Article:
I'm trying to print a postcard from a design created in Illustraot, but keep running into problems when I send a PDF file to the printer.
It says the dimensions are wrong, but they are correct in the illustrator document. It also says I need to make sure the image resolution is 300 dpi. I went to Effect > Document Raster Effect Settings & the resolution is at High (300 ppi). I exported it in high quality print.
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Document Raster Effect Settings does not affect any resolution except that of raster effects such as drop shadow.
There is no overall resolution in an exported PDF. If there are linked images, they may have a resolution however.
What should the dimensions be, and what are they?
What or who says the dimensions are wrong? How do they check the resolution or dimensions?
Okay, thanks for that clarification! How can I check that the image quality/file resolution is at least 300 dpi? I embedded the image into the file.
I'm not sure how they are cheking it. The printer is "Got Print.com", and they say the dimensions are 6.45 x 4.2. My document is set at 8.6 x 5.6 in. The dimensions should be 8.5 x 5.5 without the bleed.
In your Links panel it will show the effective PPI of any placed image... like so:
The traditional rule of thumb for printing is to have 300 ppi for images, but in reality, most people wouldn't even notice if it was half that. So, if the printer is simply "warning" you of an image below 300 ppi, you can safely ignore it if your effective PPI shown in your links panel is between 150-300. If your image has small text in it, you WILL want higher resolution, as text will not appear crisp otherwise.
You can always upsample lower-res images in Photoshop to a higher resolution, but this can come at the cost of blurring the image somewhat, which may actually make your final product look worse than if you left it alone.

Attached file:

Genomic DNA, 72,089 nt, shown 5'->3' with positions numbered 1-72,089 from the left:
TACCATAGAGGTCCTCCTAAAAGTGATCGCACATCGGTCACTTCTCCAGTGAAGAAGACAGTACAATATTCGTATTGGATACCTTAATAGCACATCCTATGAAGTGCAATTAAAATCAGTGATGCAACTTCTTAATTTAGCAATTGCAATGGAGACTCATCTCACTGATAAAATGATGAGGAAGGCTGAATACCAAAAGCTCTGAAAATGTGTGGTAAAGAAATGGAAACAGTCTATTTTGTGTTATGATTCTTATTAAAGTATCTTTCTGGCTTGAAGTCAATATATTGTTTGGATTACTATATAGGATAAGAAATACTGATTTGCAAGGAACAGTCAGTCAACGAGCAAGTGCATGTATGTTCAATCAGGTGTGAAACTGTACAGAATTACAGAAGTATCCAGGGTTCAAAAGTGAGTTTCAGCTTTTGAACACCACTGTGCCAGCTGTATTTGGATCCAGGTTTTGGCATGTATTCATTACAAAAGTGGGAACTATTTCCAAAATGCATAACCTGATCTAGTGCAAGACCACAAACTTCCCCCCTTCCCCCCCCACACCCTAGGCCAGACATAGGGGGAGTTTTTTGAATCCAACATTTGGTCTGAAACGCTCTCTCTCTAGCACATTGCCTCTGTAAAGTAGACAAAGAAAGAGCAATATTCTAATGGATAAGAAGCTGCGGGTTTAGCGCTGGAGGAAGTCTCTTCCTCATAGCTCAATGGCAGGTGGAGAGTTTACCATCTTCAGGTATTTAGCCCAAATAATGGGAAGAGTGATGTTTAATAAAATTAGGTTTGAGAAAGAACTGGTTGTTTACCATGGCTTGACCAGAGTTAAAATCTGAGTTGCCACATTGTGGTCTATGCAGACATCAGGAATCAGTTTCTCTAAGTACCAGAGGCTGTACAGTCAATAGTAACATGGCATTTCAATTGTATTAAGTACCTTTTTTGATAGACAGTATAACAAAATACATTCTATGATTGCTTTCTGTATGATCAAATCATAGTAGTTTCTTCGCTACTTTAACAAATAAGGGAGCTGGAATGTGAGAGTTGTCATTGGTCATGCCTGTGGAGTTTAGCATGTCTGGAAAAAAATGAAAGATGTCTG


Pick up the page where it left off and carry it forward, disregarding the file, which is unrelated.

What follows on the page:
As for why your PDF dimensions are reading incorrectly if you artwork is designed as a 8.5" x 5.5" artboard with bleed, I can't answer that without seeing your PDF.
Careful when making a statement like 150ppi is not noticeable vs 300ppi in print. Do some research ( Adobe's Print Publishing Guide ) into "levels of gray". Many do not understand halftone screening technologies. The printer reporting an under sized document is concerning, usually it is the other way around. They typically report an over sized document. It could be a case where their RIP enterprets a resolution problem and, in order to make 300ppi, they or it reduces the document to make that 300ppi in some sort of workaround built into their workflow.
My document is set at 8.6 x 5.6 in. The dimensions should be 8.5 x 5.5 without the bleed.
So you only have 0.05" of bleed? Just curious about that. Otherwise, I think jdanek's latest reply has the right answer.
"There is a reference to required resolution of 350ppi. That could mean that PDFs setup for 300ppi might be reduced in size to make their 350ppi requirement."
Okay, thanks for the clarification! There is one embedded image in the file. The dimensions in Illustrator are 8.6 x 5.6 in & the printer says they are 6.45 x 4.2 in
I'm not sure how GotPrint checks the dimensions and resolution. Is there something I should check before sending to them to make sure the resolution and dimensions are correct?
You can open the pdf and go to File>Properties and it will tell you the file size in dimensions under the description tab.
If you are expecting to work with outside print vendors on a regular basis, then "print" a proof before you send out the job or get / purchase a contract proof. If there is a size issue, it will show up in a hard copy proof.
I just looked over their file prep recommendations. There is a reference to required resolution of 350ppi. That could mean that PDFs setup for 300ppi might be reduced in size to make their 350ppi requirement. They also mention uploading JPGs as the preferred file transfer method. In a case like that, you would give them 8.6x5.6 @ 350ppi CMYK files. They must be using a default 175 lpi halftone screen.
I wonder if there is a stray element outside of the artboard? When you export to PDF, the artboard goes, but so too the stray element. This printer, like a lot of them out there, thing PDF is a bitmap file and assume the thing is 300dpi. Image resolution is set in pixels per inch ( PPI ). Not DPI. Output resolution for print is typically 5080dpi, enough to achieve a smooth dot when they produce a direct to plate / direct to press workflow. If you sent them a high quality print PDF, then ask them a few more questions.